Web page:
The Carnegie Planet Finder Spectrograph (PFS) is hard at work searching for
extrasolar planets with the the 6.5 meter Magellan II Telescope at
Las Campanas Observatory in Chile. It detects exoplanets through their
gravitational influence on their host stars, which cause Doppler
shifts in the stellar spectra that can be measured to give the stellar
velocities to a precision better than 1 meter per second. As the planets orbit
their hosts, the measured stellar velocities vary periodically,
revealing the planetary presence and information about their masses and
PFS is a high resolution, optical echelle spectrograph that covers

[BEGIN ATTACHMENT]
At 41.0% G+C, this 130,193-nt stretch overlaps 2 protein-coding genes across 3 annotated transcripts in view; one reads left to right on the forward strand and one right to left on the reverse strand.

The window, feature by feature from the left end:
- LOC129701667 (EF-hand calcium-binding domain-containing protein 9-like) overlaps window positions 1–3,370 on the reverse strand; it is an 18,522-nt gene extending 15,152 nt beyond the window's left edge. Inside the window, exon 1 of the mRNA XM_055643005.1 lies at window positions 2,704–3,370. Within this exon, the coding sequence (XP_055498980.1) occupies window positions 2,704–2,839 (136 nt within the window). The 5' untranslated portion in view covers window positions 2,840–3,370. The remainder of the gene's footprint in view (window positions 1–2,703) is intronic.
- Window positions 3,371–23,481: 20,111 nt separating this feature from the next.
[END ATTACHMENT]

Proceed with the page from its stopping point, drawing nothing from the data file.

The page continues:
wavelengths from 388 to 668 nm with resolving powers from 38,000 to 190,000.
The high efficiency optical design includes all spherical, standard optical
glass and calcium fluoride lenses that function as both camera and
collimator in a double-pass configuration that allows the R4 grating to be
illuminated in a near-Littrow configuration. A prism is used for
cross-dispersion. A molecular iodine absorption cell is used to superimpose
well-defined absorption features onto the stellar spectra to aid with point
spread function deconvolution and wavelength calibration. PFS has been in
scientific operation since 1 January 2010.
PFS is a PI instrument and is only available via collaborative arrangement
with the instrument team. If you are interested in using PFS, contact Steve
Shectman before submitting a proposal.
Questions about the instrument may be directed to Jeff Crane. Questions
about PFS exoplanet science may be directed to Paul Butler.
Publications citing Crane et al. 2010: ADS